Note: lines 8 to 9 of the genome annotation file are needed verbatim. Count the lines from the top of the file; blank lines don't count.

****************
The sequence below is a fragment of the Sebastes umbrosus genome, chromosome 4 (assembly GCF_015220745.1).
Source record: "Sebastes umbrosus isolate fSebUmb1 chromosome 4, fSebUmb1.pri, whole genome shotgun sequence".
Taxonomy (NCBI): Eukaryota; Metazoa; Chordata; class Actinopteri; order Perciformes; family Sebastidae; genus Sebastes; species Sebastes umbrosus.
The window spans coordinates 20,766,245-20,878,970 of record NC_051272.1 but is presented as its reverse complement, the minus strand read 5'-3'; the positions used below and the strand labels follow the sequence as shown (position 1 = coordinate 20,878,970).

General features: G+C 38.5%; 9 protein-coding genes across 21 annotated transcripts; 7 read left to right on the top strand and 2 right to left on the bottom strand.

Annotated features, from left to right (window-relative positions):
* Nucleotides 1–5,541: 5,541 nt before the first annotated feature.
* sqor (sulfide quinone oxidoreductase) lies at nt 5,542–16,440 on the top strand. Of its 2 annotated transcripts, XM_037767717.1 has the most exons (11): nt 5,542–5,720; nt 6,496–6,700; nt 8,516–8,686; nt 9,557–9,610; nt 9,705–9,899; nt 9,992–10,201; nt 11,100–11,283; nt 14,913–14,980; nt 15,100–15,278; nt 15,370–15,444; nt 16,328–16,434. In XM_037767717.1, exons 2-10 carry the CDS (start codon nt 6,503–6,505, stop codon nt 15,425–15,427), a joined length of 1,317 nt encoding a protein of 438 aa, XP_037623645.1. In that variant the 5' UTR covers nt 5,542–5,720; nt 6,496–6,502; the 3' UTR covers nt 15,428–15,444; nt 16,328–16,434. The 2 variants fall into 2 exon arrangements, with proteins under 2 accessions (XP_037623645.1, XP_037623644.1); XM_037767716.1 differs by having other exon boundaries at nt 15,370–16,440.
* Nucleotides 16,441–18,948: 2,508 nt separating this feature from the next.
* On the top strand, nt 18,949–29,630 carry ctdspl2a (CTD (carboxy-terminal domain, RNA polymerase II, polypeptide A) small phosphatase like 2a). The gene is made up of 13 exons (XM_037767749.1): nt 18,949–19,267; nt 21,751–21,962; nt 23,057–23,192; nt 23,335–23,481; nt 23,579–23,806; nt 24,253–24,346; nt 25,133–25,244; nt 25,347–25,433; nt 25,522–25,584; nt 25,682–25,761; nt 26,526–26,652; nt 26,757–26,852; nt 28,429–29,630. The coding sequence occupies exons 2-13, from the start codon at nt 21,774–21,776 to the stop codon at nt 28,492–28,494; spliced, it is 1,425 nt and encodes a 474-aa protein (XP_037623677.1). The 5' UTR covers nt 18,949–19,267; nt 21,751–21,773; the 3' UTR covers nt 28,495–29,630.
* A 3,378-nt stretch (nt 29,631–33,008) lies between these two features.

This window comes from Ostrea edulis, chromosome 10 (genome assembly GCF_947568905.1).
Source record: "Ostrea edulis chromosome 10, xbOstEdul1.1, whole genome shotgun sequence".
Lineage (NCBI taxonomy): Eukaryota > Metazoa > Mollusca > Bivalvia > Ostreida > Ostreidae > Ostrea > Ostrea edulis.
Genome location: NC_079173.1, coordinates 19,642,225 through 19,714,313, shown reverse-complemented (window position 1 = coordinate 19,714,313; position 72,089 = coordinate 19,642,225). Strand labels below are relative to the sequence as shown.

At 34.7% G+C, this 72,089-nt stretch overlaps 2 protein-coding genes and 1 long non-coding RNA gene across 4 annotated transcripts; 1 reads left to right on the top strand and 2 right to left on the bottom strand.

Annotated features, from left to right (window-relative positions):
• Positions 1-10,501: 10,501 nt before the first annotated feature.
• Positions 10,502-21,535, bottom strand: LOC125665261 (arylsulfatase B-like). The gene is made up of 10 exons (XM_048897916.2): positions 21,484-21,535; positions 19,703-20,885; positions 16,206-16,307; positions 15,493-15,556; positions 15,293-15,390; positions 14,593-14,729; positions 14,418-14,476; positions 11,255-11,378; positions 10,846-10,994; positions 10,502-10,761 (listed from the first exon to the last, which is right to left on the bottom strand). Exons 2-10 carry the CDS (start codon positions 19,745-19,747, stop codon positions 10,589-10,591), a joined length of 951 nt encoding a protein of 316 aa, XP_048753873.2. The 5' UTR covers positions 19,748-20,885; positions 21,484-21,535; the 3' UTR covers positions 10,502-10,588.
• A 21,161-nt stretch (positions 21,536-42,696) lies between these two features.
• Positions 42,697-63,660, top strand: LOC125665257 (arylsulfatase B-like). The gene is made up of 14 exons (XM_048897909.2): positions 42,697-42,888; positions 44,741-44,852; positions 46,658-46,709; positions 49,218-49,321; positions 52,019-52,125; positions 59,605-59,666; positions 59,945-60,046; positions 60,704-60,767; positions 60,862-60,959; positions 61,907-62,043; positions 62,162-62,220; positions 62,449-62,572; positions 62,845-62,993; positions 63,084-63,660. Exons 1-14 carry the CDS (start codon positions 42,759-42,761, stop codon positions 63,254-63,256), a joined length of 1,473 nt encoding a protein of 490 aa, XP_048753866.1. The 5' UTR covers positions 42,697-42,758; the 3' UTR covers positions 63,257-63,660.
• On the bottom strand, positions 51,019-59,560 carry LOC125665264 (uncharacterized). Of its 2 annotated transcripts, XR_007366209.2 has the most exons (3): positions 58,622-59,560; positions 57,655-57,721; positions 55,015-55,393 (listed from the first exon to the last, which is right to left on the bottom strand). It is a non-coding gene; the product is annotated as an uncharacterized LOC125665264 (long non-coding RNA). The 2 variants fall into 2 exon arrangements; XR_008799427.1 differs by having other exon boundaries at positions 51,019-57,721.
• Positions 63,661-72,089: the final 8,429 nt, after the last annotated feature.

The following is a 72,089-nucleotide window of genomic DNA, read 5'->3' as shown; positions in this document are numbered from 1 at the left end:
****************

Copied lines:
* sqor (sulfide quinone oxidoreductase) lies at nt 5,542–16,440 on the top strand. Of its 2 annotated transcripts, XM_037767717.1 has the most exons (11): nt 5,542–5,720; nt 6,496–6,700; nt 8,516–8,686; nt 9,557–9,610; nt 9,705–9,899; nt 9,992–10,201; nt 11,100–11,283; nt 14,913–14,980; nt 15,100–15,278; nt 15,370–15,444; nt 16,328–16,434. In XM_037767717.1, exons 2-10 carry the CDS (start codon nt 6,503–6,505, stop codon nt 15,425–15,427), a joined length of 1,317 nt encoding a protein of 438 aa, XP_037623645.1. In that variant the 5' UTR covers nt 5,542–5,720; nt 6,496–6,502; the 3' UTR covers nt 15,428–15,444; nt 16,328–16,434. The 2 variants fall into 2 exon arrangements, with proteins under 2 accessions (XP_037623645.1, XP_037623644.1); XM_037767716.1 differs by having other exon boundaries at nt 15,370–16,440.
* Nucleotides 16,441–18,948: 2,508 nt separating this feature from the next.